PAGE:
Your blogger has been reading Jesse Norman’s excellent new biography of Adam Smith, entitled Adam Smith: What He Thought and Why it Matters (London: Allen Lane, 2018). The author manages to convey Smith’s thought with admirable clarity and elegance. It is an important, well-written, and accessible contribution that deserves to be widely read. As the author reminds us, Smith was famously troubled by conspiracies of merchants and tradesmen against the public, through, for example, among other methods, the creation of monopolies of rights to work in various employments.
The eighteenth-century world was one in which fashionable gentlemen wore wigs. Smith himself is obviously bewigged in the well-known Tassie Medallion of 1787 that provides our only reliable image of him. To accommodate a tight fitting wig, a man might need to shave his head. Portraits of men in relaxed clothing, such as gowns or banyans, often show them wearing turbans to cover their shaven heads, as they have discarded their wig for comfort. In the University of Edinburgh there is a splendid Raeburn portrait of Professor John Robison in a wonderful striped gown and a turban. The University also possesses a portrait of David Hume in formal clothes but wearing a turban. Raeburn also painted the aged Thomas Reid wearing a wonderful red turban. All of these shaven heads and wigs, as well as the fashion for women to have elaborate high hair involving hair pieces and extensions, produced a world in which there was a great need for wigmakers and hairdressers, and, by 1789, there were apparently 89 master hairdressers in Edinburgh. But there was an important question: could they shave their clients?
In a world of electric and safety razors, it is very difficult to remember that shaving was once a skilled task. Roman legal texts on the action for damage to property discuss the death of a slave because a barber had set up his apparatus near a place where men were paying ball. For a man to agree to be shaved with an old-fashioned straight razor was indeed to agree to be very vulnerable. He has to allow another open access to his throat with a very sharp blade. This is no doubt why British people think of the legend of Sweeney Todd, the demon barber of Fleet Street; but there is a similar legend from medieval Paris about a barber and the production of human charcuterie.
The ancient profession of barber was once linked with the practice of surgery in the middle ages. Barber surgeons were important medical practitioners. Thus, James IV granted a charter to the Incorporation of Barber Surgeons of Edinburgh in 1505. This protected their privileges. By the end of the seventeenth century, the professions of barber and surgeon were clearly separated, and, under an agreement 1722, a separate incorporation of barbers was established in Edinburgh, with certain distinct privileges, notably that those who wished to practice shaving had to be members of the incorporation, to which a fee had to be paid. The incorporation claimed to have authority over those practicing the art of barbering in Edinburgh and various outlying districts. It was jealous of its privileges and can be found suing those who practised the trade without its permission in, for example, the Canongate and elsewhere.
The barbers of Edinburgh became particularly worried about the practices of hairdressers and wigmakers. They had started litigation against them in the 1740s, with a decree in 1750; they had recommenced litigation against the wigmakers and hairdressers in 1756, gaining a decree in 1761. Finally there was a lawsuit that ended in 1789 with a decree in favour of the wigmakers. At issue was the barbers’ privilege of shaving.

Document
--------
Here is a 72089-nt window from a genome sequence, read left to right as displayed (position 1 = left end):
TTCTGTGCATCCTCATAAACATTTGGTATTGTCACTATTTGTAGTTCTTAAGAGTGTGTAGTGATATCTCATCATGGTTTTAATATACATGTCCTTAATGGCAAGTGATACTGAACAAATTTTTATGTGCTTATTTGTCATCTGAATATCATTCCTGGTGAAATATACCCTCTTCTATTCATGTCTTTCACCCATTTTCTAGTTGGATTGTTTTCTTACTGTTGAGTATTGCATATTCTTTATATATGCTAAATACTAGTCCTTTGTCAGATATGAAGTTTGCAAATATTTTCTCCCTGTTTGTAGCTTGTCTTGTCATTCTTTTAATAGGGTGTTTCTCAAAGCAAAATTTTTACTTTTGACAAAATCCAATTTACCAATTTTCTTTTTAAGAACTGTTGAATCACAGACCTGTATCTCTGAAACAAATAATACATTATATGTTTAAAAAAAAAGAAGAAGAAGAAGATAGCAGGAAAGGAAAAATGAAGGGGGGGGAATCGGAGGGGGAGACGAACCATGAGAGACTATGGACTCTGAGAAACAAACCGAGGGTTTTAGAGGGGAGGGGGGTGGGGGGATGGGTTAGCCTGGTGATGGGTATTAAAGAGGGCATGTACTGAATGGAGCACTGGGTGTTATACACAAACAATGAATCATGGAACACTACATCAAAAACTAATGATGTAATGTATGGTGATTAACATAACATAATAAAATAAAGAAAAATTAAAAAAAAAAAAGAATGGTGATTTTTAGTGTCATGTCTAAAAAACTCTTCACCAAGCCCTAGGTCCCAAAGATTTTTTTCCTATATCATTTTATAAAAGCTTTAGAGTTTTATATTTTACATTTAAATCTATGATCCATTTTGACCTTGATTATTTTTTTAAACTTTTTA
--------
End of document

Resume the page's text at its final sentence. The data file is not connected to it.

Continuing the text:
Records of the litigious barbers’ suits can be found in Session Papers, the NRS, and the archives of the Royal College of Surgeons of Edinburgh. On the database of Eighteenth-Century Collections Online can be found what purports to be the “Second Edition” of a Session Paper entitled “Information for the Hairdressers in Edinburgh; Against the Barbers of Edinburgh”, drawn up by Hew Dalrymple, and printed in 1758. This appeared during the actual litigation, and the date is roughly right for an actual advocation of the litigation on a point of law from the Court of the Bailies of Edinburgh to the Court of Session with the matter then being taken on Report by the Lord Ordinary to the Inner House. The Information seems absolutely correct in what it says. The language, however, seems exaggerated and the account given almost comical, at least to modern tastes, as if the paper contains a parody of the arguments for freedom of trade (in this case, shaving), which has led to a suggestion that it is indeed a parody and not a real Session Paper. Further research is needed to determine one way or the other. The Session Paper, real or not, does, however, very clearly present the argument of the hairdressers and wigmakers against the monopoly of the barbers. Whether the Paper is genuine, or indeed a parody prompted by the actual litigation intended to emphasise through comedy the case against the restriction on shaving, it dramatically presents the argument against pointless trade privileges and restrictions, ones indeed seen as constituting a conspiracy against the public interest.
Professor Daniel B. Klein of the Department of Economics of George Mason University in Fairfax, Virginia, editor of Econ Journal Watch, has just published a reprint of this ostensible Session Paper with an introduction: https://econjwatch.org/articles/information-for-the-hair-dressers-in-edinburgh-against-the-incorporation-of-barbers
From a broader perspective, the litigation was just one small part of the end of the monopolies of the trade guilds and the birth of a more modern economic world, the world for which Smith argued in The Wealth of Nations. The Session Paper, genuine or not, contributed to the discussions that led to that end.